Pericardial endoscopy-guided left atrial appendage ligation: a pilot study in a canine model.

Research paper by Takehiro T Kimura, Seiji S Takatsuki, Shunichiro S Miyoshi, Yoshinori Y Katsumata, Takahiko T Nishiyama, Nobuhiro N Nishiyama, Yoko Y Tanimoto, Yoshiyasu Y Aizawa, Masahiro M Jinzaki, Keiichi K Fukuda

Indexed on: 13 Nov '14Published on: 13 Nov '14Published in: Circulation. Cardiovascular interventions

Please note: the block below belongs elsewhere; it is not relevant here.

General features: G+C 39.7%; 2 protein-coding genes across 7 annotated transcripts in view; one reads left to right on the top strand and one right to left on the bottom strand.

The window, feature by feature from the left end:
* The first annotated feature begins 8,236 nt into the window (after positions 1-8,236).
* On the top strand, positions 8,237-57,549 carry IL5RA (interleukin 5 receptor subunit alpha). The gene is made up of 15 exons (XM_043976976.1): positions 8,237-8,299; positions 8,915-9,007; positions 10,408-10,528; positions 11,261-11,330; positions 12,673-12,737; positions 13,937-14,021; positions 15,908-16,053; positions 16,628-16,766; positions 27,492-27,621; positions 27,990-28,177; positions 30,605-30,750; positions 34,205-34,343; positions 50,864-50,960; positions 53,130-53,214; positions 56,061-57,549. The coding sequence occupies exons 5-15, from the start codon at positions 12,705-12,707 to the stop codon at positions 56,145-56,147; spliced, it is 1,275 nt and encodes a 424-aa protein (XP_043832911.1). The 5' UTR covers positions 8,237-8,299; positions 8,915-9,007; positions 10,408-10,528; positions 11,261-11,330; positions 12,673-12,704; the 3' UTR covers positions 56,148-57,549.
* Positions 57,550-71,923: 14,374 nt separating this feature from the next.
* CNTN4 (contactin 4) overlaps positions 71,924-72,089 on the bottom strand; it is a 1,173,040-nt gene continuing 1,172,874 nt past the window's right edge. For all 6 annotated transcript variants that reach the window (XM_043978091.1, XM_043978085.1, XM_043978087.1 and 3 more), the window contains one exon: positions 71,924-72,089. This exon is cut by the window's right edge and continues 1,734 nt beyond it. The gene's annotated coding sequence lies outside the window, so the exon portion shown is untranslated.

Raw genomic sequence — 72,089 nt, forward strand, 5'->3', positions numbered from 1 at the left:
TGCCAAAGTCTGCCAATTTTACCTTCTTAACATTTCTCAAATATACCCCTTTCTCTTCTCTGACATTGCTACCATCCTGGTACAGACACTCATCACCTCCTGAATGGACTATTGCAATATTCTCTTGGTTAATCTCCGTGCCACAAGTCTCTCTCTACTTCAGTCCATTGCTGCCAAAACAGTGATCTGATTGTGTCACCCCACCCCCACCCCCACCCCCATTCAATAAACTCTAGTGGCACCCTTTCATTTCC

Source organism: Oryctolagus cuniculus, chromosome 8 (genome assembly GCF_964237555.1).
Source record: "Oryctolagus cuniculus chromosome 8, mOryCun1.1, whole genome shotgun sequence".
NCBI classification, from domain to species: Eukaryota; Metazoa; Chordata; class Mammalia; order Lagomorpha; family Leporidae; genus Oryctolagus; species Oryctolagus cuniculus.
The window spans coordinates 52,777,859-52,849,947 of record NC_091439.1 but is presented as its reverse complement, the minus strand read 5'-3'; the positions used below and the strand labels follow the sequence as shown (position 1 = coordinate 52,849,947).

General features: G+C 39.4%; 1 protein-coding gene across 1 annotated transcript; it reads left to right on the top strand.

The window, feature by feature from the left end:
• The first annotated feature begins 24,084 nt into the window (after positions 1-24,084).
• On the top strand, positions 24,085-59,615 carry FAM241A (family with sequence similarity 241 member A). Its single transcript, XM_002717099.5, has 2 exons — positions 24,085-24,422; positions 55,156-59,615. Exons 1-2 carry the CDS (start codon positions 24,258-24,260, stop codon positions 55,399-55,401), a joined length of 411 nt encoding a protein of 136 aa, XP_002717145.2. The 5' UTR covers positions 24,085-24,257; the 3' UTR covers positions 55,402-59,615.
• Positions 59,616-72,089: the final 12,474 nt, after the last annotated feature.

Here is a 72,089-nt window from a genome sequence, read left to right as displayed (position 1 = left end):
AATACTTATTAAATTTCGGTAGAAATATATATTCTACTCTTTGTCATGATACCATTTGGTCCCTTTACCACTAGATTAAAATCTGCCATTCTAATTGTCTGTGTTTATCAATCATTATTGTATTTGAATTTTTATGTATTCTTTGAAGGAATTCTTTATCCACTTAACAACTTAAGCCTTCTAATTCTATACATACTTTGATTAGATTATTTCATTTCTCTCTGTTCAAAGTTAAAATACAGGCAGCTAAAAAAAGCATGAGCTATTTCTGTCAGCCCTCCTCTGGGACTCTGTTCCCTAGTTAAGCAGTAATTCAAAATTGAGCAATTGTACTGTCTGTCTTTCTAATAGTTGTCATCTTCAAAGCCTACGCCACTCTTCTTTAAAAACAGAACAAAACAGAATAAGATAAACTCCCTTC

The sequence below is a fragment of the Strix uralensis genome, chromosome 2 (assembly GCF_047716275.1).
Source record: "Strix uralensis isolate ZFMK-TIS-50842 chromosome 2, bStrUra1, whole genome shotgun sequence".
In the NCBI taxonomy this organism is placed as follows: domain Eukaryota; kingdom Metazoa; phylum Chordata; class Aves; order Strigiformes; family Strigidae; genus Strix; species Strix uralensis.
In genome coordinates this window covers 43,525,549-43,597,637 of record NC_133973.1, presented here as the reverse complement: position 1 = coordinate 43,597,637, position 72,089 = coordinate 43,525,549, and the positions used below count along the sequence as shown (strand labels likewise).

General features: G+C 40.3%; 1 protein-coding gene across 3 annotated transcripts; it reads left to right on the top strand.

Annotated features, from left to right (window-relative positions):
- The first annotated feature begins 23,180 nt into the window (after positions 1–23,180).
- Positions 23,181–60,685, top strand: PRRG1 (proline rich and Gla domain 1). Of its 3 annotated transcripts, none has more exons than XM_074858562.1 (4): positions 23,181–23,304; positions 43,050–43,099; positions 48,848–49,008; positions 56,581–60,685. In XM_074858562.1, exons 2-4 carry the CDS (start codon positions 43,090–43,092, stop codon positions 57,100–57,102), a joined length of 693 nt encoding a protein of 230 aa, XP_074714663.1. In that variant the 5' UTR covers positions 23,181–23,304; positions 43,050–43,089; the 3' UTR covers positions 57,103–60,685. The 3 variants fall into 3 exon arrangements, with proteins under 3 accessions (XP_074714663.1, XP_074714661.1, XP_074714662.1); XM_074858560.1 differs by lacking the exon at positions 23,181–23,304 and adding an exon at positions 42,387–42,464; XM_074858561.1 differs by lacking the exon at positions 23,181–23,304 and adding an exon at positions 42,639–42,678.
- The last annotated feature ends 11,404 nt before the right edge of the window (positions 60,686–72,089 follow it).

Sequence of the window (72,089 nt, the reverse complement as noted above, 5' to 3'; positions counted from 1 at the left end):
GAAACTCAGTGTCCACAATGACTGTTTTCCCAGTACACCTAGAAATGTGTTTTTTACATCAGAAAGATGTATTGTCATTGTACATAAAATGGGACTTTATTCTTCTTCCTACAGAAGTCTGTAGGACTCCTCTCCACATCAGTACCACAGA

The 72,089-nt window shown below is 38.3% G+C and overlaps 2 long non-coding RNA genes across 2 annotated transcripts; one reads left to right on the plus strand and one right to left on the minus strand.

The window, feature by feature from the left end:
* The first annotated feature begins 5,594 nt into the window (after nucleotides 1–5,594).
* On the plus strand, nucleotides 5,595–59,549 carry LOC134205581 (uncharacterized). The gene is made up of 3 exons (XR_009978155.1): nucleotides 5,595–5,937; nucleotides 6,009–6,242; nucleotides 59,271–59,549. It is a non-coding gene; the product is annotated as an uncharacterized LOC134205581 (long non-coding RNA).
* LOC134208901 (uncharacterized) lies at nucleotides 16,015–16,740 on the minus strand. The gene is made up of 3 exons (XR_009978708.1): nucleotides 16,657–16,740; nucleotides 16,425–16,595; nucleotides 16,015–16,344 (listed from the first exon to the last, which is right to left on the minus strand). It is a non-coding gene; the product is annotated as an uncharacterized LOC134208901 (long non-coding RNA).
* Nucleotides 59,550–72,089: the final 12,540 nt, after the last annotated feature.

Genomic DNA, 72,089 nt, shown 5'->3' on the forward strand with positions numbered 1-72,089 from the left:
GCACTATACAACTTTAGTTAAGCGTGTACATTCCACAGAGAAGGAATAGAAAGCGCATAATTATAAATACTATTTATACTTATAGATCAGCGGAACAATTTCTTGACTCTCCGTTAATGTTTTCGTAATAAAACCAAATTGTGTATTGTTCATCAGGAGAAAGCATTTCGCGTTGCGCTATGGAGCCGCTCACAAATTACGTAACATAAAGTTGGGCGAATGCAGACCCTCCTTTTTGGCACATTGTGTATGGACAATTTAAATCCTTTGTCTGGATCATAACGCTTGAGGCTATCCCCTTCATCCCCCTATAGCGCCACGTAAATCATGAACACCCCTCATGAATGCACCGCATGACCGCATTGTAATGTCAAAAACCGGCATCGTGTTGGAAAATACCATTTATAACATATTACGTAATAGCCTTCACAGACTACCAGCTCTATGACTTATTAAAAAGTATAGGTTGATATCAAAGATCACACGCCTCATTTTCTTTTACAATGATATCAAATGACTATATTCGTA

Approaches for closing the left atrial appendage (LAA) have been developed for stroke prevention. However, the prevailing maneuvers require an open-chest surgery, intravascular access, or transseptal puncture. We evaluated the feasibility and safety of pericardial endoscopy-guided LAA ligation in a canine model.We used a total of 8 canines and computed tomography was performed before the procedures. After a double percutaneous pericardiocentesis, a transurethral rigid endoscope was inserted into the pericardial space. The ENDOLOOP ligature was advanced to the ostium of the LAA by counter pulling the tip of the LAA with forceps. After confirming the positioning guided by transesophageal echocardiography, the ligature was securely tightened. Acute success was evaluated by transesophageal echocardiography and chronic success was evaluated by blood testing, computed tomography, and transesophageal echocardiography. The LAA ligation was safely achieved in all canines without major complications. One month after the ligation, the ligated LAA was replaced by fibrotic tissue, and both the transesophageal echocardiography and computed tomographic images revealed no residual shunt. There was only a localized adhesion of the pericardium, where the original LAA was located, without the need for antibiotic or steroid administration. The postprocedural internal surface of the ligated LAA was smooth by virtue of intimal growth. Blood tests showed a slight elevation of the inflammatory markers, but this normalized spontaneously.Pericardial endoscopy-guided LAA ligation could provide an alternative, minimally invasive, and feasible solution for LAA closure that does not require vascular access or a transseptal puncture.